Fighting the 'Postspawn Blues'
- Blog Post by: Carl Spande
- June 1, 2009 - 10:41 AM
Last weekend officially opened bass fishing for the entire state of Minnesota. Since the seasons change so rapidly in Minnesota and the water warms so quickly, the bass have a narrow window in which the water temperature is ideal for spawning. I was lucky enough last weekend in Aitkin County to experience the large females preparing for their spawn. I was able to find their spawning beds, or nests, in 3-5 feet of water using my polarized sunglasses to see below the water's surface. I caught the majority of my fish on a salamander soft plastic bait utilizing the Texas rig set up. It was exciting fishing and all fish were released so they could return to their spawing beds.
This past weekend I traveled to a north metro lake in hopes of finding similar fishing conditions. The first detail I look for to determine my fishing strategy is water temperature. I notice that the water was around 64-65 degrees, up a few degrees from the previous weekend. I started looking for fish in the shallow water in hopes of spotting bass hanging around their beds. Unfortunately, all I observed were empty beds with fry bass and sunfish cruising around. This led me to believe that the bass may be in postspawn mode, which typically can be one of the most difficult times to fish.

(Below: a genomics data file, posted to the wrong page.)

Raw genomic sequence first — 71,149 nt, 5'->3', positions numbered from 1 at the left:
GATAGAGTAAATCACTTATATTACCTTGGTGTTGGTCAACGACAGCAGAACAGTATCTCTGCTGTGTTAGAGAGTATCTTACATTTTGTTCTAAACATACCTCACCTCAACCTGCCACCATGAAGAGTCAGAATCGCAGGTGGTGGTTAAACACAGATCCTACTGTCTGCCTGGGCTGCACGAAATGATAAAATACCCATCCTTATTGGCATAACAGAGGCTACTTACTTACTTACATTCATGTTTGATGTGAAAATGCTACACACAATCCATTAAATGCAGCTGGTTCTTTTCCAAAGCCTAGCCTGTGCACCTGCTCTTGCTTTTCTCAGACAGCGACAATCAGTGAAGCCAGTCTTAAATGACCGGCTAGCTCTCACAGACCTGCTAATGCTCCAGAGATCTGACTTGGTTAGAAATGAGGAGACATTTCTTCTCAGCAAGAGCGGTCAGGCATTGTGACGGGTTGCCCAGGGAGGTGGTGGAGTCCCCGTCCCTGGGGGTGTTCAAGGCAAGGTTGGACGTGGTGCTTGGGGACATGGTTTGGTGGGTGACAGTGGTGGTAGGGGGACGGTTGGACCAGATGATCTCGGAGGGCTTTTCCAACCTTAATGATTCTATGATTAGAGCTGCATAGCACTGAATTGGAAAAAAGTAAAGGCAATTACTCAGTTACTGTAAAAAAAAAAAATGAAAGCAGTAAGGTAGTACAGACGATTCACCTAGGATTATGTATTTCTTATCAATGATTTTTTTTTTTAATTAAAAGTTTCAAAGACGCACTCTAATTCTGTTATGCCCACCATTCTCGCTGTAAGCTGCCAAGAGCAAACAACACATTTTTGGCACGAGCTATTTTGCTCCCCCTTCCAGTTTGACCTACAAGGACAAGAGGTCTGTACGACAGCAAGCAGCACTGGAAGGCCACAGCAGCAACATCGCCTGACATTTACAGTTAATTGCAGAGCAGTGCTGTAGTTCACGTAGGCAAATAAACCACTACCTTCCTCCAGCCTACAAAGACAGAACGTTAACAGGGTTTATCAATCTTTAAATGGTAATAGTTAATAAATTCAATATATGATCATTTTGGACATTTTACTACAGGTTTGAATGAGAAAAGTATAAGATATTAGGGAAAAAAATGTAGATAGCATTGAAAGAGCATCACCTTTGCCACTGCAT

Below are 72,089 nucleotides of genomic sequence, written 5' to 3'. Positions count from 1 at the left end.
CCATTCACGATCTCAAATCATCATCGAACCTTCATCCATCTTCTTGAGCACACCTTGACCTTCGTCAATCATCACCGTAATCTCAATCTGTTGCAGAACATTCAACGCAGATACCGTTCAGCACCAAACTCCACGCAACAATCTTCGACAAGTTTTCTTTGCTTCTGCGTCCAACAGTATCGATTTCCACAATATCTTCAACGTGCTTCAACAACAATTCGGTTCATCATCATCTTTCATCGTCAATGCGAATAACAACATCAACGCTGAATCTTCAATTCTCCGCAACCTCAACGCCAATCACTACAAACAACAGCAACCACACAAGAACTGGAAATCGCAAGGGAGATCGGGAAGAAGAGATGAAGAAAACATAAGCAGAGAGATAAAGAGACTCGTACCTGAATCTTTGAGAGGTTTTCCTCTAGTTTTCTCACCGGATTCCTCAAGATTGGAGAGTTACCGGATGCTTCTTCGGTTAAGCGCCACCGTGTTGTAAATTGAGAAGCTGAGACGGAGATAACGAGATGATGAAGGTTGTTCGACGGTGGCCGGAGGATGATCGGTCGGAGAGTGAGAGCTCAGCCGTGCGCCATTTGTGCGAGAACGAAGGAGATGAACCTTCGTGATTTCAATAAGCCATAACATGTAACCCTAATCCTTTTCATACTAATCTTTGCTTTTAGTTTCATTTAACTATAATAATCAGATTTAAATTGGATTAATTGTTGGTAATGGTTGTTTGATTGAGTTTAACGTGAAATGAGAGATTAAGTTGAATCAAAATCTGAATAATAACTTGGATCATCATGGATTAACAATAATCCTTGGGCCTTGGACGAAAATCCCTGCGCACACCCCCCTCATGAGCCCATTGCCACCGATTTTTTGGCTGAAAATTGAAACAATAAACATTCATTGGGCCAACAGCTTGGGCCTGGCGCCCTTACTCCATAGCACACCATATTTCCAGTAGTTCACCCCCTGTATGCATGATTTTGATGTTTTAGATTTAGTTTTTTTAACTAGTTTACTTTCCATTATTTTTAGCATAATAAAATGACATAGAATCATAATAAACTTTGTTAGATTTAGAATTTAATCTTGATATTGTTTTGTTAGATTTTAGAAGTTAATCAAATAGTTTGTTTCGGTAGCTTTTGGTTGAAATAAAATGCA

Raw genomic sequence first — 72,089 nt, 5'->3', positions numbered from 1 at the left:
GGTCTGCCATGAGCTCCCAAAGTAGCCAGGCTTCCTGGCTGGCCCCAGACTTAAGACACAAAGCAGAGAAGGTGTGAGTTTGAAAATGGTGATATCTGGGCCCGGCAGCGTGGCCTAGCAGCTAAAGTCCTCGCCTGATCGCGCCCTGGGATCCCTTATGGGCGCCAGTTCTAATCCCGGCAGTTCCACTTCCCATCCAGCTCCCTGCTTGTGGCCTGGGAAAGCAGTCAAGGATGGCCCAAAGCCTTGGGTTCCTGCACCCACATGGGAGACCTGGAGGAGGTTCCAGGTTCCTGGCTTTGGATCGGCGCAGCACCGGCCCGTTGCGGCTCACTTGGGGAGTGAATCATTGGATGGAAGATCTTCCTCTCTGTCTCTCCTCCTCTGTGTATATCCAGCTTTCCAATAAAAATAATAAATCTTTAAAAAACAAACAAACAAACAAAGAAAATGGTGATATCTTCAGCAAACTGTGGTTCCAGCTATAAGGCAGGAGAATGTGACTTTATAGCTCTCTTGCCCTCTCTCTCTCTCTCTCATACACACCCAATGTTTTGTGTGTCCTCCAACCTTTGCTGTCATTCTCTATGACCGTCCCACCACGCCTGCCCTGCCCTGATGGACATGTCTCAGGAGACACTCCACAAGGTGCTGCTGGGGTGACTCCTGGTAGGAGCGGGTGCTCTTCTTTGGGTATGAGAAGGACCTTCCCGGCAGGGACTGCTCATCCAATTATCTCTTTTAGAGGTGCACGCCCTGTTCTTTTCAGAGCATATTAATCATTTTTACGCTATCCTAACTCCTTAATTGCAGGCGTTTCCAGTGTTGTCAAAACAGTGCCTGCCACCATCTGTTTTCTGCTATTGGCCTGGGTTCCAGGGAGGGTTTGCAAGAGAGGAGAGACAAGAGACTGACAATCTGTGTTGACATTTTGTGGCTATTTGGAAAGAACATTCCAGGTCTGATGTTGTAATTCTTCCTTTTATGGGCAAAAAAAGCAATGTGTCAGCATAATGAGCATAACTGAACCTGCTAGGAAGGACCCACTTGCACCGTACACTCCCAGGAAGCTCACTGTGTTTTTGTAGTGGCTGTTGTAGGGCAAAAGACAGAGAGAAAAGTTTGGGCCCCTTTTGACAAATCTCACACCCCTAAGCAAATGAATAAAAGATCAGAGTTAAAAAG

During the postspawn, the bass are trying to recoup and re-energize after the spawning event. This is often a period of very difficult fishing, as the fish do not have the energy to chase bait and aggressive presentations. Often, the bass will retreat to deeper waters in search of deep weedlines to use as cover. During this period, I have found that using subtle techniques and a precise presentation can still land many fish for an enjoyable outing. Here are a few tips to help in your postspawn search...
1. Once you have found a deserted spawning ground, head to deeper water adjacent to this area. Often the bass will still be relatively close, as they don't have much energy to do extensive traveling.
2. Once fish are located, try downsizing your lures and presentations. Fish will still bite during this period, but their strike zone is small, so getting the bait in their face is key as well as a bait that can be easily eaten.
3. Try many different colors and mix up your lures. Sometimes these finicky times call for using a variety of baits until a pattern is found. Don't be afraid to use that hot pink plastic or that impulse lure buy you purchased 2 years ago. Who knows, it might make your outing.
4. Have patience. Fishing can be tough this time of year, but with patience and practice, many fish can still be caught, and you will have a sense of pride once you figure them out.
5. Have Fun! Heck, your still fishing and time on the water is still fun! If you bring your kids along and the bass are not cooperating, try fishing for panfish as they are cruising the shallows now.
© 2014 Star Tribune